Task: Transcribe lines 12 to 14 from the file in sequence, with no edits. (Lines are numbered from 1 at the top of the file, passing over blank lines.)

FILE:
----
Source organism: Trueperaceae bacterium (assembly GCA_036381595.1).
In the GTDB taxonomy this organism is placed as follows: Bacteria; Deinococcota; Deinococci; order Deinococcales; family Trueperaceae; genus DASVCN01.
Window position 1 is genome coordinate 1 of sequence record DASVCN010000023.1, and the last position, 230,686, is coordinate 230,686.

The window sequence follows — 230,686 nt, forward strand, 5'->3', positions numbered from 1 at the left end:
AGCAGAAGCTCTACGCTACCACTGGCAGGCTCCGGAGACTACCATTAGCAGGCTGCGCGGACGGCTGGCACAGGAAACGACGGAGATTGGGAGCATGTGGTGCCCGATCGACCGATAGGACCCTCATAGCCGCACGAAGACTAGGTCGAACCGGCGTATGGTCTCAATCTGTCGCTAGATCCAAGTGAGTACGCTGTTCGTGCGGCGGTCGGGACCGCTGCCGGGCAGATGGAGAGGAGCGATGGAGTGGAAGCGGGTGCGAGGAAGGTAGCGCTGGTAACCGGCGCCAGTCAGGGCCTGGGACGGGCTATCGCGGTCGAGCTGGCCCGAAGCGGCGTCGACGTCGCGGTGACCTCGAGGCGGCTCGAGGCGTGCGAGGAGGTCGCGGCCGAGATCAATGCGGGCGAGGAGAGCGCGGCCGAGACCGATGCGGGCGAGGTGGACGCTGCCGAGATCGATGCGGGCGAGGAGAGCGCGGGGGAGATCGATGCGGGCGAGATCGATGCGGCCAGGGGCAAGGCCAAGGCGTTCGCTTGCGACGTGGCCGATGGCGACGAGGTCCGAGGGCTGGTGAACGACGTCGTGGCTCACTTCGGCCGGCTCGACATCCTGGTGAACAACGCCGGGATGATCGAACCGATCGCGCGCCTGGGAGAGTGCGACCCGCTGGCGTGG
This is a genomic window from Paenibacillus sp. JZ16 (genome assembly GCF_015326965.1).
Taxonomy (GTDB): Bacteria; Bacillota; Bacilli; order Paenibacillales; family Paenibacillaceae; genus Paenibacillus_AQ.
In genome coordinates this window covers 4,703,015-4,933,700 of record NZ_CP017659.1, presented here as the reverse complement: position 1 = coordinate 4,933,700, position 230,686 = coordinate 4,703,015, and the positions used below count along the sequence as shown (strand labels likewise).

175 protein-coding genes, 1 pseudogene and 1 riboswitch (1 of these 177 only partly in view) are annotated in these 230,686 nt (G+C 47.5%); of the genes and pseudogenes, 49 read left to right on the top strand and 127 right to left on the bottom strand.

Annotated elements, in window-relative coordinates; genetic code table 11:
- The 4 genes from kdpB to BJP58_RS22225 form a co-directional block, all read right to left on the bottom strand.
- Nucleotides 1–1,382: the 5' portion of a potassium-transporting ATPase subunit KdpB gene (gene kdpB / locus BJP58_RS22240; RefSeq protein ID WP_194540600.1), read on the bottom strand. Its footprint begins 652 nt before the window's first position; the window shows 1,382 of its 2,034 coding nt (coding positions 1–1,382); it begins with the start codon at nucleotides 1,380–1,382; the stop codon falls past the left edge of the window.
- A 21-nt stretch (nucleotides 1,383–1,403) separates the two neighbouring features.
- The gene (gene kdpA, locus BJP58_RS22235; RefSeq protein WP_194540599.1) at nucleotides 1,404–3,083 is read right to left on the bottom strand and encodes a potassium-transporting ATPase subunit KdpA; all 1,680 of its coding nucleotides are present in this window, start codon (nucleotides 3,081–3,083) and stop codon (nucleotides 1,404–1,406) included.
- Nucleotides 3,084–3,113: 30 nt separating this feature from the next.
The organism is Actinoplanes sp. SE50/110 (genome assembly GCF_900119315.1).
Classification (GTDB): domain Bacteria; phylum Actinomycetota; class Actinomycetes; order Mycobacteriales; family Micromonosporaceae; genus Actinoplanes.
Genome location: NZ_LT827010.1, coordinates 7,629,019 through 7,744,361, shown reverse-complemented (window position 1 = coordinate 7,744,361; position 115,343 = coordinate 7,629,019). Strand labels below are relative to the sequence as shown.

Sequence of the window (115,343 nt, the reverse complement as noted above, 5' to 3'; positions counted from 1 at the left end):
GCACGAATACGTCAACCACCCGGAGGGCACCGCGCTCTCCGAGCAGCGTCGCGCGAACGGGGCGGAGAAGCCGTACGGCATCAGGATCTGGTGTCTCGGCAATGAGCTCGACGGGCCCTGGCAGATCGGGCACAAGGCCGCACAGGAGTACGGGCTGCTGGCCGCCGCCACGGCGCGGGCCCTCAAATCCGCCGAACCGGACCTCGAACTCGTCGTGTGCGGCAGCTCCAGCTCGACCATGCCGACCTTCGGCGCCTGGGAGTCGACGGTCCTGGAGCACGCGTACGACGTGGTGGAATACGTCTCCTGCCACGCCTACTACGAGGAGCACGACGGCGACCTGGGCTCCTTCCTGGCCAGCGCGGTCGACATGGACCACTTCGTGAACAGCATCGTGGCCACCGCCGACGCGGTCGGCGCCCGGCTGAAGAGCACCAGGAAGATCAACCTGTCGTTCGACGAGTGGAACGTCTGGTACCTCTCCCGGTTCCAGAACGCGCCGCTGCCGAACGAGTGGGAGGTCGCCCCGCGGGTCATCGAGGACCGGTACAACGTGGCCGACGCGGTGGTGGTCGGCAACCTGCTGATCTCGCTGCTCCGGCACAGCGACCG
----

- Nucleotides 1–1,382: the 5' portion of a potassium-transporting ATPase subunit KdpB gene (gene kdpB / locus BJP58_RS22240; RefSeq protein ID WP_194540600.1), read on the bottom strand. Its footprint begins 652 nt before the window's first position; the window shows 1,382 of its 2,034 coding nt (coding positions 1–1,382); it begins with the start codon at nucleotides 1,380–1,382; the stop codon falls past the left edge of the window.
- A 21-nt stretch (nucleotides 1,383–1,403) separates the two neighbouring features.
- The gene (gene kdpA, locus BJP58_RS22235; RefSeq protein WP_194540599.1) at nucleotides 1,404–3,083 is read right to left on the bottom strand and encodes a potassium-transporting ATPase subunit KdpA; all 1,680 of its coding nucleotides are present in this window, start codon (nucleotides 3,081–3,083) and stop codon (nucleotides 1,404–1,406) included.